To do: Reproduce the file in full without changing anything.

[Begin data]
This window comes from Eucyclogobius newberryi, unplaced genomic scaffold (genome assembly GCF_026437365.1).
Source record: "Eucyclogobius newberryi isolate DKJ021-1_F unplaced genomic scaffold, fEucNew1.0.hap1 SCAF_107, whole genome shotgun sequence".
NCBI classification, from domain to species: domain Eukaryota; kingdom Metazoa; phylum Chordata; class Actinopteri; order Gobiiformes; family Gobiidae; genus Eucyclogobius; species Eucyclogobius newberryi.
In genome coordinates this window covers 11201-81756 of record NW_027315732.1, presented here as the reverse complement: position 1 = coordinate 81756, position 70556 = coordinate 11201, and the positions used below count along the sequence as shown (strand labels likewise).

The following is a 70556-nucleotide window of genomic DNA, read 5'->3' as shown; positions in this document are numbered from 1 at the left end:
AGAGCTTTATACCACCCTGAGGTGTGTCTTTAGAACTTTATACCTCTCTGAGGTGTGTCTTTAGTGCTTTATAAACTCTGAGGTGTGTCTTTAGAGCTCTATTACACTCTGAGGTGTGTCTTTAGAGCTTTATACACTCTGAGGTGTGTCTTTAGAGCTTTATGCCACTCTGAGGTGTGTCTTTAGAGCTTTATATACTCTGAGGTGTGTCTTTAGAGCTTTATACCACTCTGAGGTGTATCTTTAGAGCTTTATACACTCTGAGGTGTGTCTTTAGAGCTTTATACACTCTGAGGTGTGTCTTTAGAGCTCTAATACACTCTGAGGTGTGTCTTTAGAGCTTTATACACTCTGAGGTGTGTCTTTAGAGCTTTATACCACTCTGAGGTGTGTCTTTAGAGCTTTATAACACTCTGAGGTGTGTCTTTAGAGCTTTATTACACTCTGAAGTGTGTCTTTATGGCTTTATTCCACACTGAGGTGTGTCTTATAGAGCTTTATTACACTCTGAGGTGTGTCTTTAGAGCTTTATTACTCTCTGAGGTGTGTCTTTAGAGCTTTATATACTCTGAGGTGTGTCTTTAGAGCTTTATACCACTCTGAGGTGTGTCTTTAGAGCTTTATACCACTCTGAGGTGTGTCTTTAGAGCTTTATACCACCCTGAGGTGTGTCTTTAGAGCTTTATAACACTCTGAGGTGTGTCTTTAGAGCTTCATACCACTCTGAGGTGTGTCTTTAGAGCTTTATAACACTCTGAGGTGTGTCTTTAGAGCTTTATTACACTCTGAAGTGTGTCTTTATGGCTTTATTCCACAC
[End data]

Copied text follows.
This window comes from Eucyclogobius newberryi, unplaced genomic scaffold (genome assembly GCF_026437365.1).
Source record: "Eucyclogobius newberryi isolate DKJ021-1_F unplaced genomic scaffold, fEucNew1.0.hap1 SCAF_107, whole genome shotgun sequence".
NCBI classification, from domain to species: domain Eukaryota; kingdom Metazoa; phylum Chordata; class Actinopteri; order Gobiiformes; family Gobiidae; genus Eucyclogobius; species Eucyclogobius newberryi.
In genome coordinates this window covers 11201-81756 of record NW_027315732.1, presented here as the reverse complement: position 1 = coordinate 81756, position 70556 = coordinate 11201, and the positions used below count along the sequence as shown (strand labels likewise).

The following is a 70556-nucleotide window of genomic DNA, read 5'->3' as shown; positions in this document are numbered from 1 at the left end:
AGAGCTTTATACCACCCTGAGGTGTGTCTTTAGAACTTTATACCTCTCTGAGGTGTGTCTTTAGTGCTTTATAAACTCTGAGGTGTGTCTTTAGAGCTCTATTACACTCTGAGGTGTGTCTTTAGAGCTTTATACACTCTGAGGTGTGTCTTTAGAGCTTTATGCCACTCTGAGGTGTGTCTTTAGAGCTTTATATACTCTGAGGTGTGTCTTTAGAGCTTTATACCACTCTGAGGTGTATCTTTAGAGCTTTATACACTCTGAGGTGTGTCTTTAGAGCTTTATACACTCTGAGGTGTGTCTTTAGAGCTCTAATACACTCTGAGGTGTGTCTTTAGAGCTTTATACACTCTGAGGTGTGTCTTTAGAGCTTTATACCACTCTGAGGTGTGTCTTTAGAGCTTTATAACACTCTGAGGTGTGTCTTTAGAGCTTTATTACACTCTGAAGTGTGTCTTTATGGCTTTATTCCACACTGAGGTGTGTCTTATAGAGCTTTATTACACTCTGAGGTGTGTCTTTAGAGCTTTATTACTCTCTGAGGTGTGTCTTTAGAGCTTTATATACTCTGAGGTGTGTCTTTAGAGCTTTATACCACTCTGAGGTGTGTCTTTAGAGCTTTATACCACTCTGAGGTGTGTCTTTAGAGCTTTATACCACCCTGAGGTGTGTCTTTAGAGCTTTATAACACTCTGAGGTGTGTCTTTAGAGCTTCATACCACTCTGAGGTGTGTCTTTAGAGCTTTATAACACTCTGAGGTGTGTCTTTAGAGCTTTATTACACTCTGAAGTGTGTCTTTATGGCTTTATTCCACAC